BC Budget more poison pill than tough medicine, says Canadian Centre for Policy Alternatives

Budget shifts revenues from progressive income tax to regressive MSP and sales taxes
February 19, 2002

(Vancouver) "The government says it is giving us tough medicine for the economy, but this budget plan is more like a poison pill," says the Canadian Centre for Policy Alternatives. "This plan means unnecessary pain for thousands of individuals."

"The government has clearly confessed that tax cuts will not be paying for themselves," says Seth Klein, Director of the CCPA's BC Office. "There is no evidence that the tax cuts are resulting in improved GDP growth over the next three years. And yet the government has stated once again that they have no alternative but to maintain the tax cut bonanza for corporations and upper-income earners."

"Today's budget outlines a major shift in the tax burden from corporations to individuals, and from progressive income taxes to regressive taxes like MSP premiums and sales taxes," says Klein. "The government is paying for the fee increase for doctors by increasing the provincial sales tax by 0.5% to 7.5%, and increasing MSP premiums by 50%. These methods of raising revenue hit lower- and modest-income people harder."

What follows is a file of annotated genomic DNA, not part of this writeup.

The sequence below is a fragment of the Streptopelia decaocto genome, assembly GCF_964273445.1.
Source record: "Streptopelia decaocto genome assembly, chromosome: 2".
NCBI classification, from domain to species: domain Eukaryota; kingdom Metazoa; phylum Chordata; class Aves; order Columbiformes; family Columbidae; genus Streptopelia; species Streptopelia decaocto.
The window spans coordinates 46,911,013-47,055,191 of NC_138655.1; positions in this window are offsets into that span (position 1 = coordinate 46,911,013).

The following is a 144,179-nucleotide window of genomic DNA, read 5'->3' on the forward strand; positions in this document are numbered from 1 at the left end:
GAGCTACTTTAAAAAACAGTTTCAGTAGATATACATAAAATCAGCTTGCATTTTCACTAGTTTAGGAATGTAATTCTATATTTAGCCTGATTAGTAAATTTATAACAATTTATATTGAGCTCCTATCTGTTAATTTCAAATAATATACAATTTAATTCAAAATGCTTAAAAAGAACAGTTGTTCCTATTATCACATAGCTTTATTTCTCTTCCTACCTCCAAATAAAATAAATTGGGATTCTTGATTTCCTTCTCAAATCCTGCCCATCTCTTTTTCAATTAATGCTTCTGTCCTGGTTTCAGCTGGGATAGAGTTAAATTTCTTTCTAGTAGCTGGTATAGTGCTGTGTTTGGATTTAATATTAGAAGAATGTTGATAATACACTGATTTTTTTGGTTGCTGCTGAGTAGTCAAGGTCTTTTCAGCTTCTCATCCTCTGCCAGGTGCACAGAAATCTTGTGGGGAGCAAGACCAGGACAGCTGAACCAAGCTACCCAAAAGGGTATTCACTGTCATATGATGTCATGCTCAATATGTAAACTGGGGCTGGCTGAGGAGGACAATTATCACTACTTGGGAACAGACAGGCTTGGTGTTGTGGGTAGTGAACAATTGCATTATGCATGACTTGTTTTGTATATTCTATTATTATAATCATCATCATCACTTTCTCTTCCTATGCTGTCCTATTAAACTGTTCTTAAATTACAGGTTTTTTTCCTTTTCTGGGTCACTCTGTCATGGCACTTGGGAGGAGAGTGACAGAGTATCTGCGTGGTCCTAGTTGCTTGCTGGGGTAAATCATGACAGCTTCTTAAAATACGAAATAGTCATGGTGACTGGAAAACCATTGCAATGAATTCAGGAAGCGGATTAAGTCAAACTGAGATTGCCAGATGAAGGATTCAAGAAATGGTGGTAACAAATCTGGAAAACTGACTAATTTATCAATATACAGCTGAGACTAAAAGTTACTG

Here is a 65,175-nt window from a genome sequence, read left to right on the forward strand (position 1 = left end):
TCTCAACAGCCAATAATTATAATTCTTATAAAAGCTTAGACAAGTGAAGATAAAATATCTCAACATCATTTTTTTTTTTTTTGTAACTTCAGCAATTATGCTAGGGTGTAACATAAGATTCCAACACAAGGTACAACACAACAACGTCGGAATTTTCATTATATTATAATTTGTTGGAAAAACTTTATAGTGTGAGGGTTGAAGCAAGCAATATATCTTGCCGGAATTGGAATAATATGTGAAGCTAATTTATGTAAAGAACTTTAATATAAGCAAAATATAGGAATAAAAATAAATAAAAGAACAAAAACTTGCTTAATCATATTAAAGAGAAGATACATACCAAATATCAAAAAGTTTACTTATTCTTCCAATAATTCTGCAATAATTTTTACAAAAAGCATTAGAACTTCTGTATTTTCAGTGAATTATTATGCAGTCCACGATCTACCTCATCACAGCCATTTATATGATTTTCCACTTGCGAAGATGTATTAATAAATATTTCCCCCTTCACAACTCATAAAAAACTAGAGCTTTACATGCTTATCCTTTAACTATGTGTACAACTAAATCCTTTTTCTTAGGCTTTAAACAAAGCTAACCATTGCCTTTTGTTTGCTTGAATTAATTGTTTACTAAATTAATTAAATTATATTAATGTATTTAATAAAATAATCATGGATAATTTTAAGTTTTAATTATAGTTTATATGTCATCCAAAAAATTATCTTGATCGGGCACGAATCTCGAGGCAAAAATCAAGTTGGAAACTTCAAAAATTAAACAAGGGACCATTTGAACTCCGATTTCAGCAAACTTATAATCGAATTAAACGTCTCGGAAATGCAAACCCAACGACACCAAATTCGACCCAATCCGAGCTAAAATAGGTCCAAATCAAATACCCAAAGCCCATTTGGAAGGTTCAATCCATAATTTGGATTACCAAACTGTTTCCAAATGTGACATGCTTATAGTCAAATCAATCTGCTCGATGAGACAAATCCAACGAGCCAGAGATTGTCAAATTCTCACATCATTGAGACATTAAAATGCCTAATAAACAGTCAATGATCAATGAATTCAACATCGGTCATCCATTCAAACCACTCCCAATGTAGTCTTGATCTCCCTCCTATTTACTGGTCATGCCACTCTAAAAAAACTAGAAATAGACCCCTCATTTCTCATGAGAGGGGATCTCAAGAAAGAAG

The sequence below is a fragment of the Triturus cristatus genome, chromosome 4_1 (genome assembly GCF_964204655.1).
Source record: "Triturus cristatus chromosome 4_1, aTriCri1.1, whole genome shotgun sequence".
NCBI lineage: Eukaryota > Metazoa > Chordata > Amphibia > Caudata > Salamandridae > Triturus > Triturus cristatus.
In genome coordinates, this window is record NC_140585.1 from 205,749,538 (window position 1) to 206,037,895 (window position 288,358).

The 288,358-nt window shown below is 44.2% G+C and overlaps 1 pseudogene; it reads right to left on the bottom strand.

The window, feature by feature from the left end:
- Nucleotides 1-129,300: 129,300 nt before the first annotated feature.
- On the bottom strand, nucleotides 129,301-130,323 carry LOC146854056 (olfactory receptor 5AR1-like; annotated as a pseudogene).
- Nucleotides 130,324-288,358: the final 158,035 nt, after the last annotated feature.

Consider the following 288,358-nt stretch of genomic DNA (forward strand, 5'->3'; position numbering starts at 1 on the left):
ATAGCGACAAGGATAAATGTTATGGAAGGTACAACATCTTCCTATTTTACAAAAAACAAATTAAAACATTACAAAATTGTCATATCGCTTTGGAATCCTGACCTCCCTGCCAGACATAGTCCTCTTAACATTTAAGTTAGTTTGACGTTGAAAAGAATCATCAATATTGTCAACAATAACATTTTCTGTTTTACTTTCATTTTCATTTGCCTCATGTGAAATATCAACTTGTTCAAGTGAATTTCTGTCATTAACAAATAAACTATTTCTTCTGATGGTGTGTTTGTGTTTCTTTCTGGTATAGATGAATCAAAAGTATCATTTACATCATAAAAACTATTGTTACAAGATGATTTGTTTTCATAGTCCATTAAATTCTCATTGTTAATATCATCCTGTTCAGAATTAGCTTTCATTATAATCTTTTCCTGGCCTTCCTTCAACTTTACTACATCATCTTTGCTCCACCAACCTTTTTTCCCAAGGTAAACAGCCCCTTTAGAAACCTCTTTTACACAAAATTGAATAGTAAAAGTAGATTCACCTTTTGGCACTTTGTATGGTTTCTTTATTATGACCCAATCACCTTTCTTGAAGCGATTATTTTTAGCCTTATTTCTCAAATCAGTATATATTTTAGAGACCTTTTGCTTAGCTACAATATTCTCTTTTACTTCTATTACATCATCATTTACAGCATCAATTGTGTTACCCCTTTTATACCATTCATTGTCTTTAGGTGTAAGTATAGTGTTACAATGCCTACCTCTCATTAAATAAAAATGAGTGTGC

"This budget shows that what most British Columbians saved in taxes last summer, they are now having to spend in higher premiums, taxes, fees and tuition." says Klein. "The government has shifted costs onto individuals and employers, in the form of higher MSP premiums, higher provincial sales taxes, higher tuition fees, higher Pharmacare and drug costs, and increased alternative therapy costs. Most people's tax cuts are evaporating. Half hearted measures such as the $25 increase in the provincial sales tax credit for low income earners will be of little help."

"The most disturbing piece of this budget is the welfare cuts," says Klein. "They are budgeting for a decline in welfare spending and caseloads, even though the economy is in a downturn, unemployment is up, and in resource communities across the province laid-off workers are exhausting their EI coverage. That means poor people are going to be denied help, and local economies are going to have less cash circulating at a time when they desperately need a fiscal boost."

"The government claims that they have no choice. We reject this view," says Klein. "There is nothing inevitable about the government's direction. Just last week, the Auditor-General confirmed that BC has the ability to sustain its program spending. We also believe that the government's deficit forecast is greatly exaggerated. They are using this inflated figure of $4.4 billion to justify their reckless spending cuts. The real deficit will likely be much lower. Such political games aren't surprising, but many people are going to pay a steep price for this choice."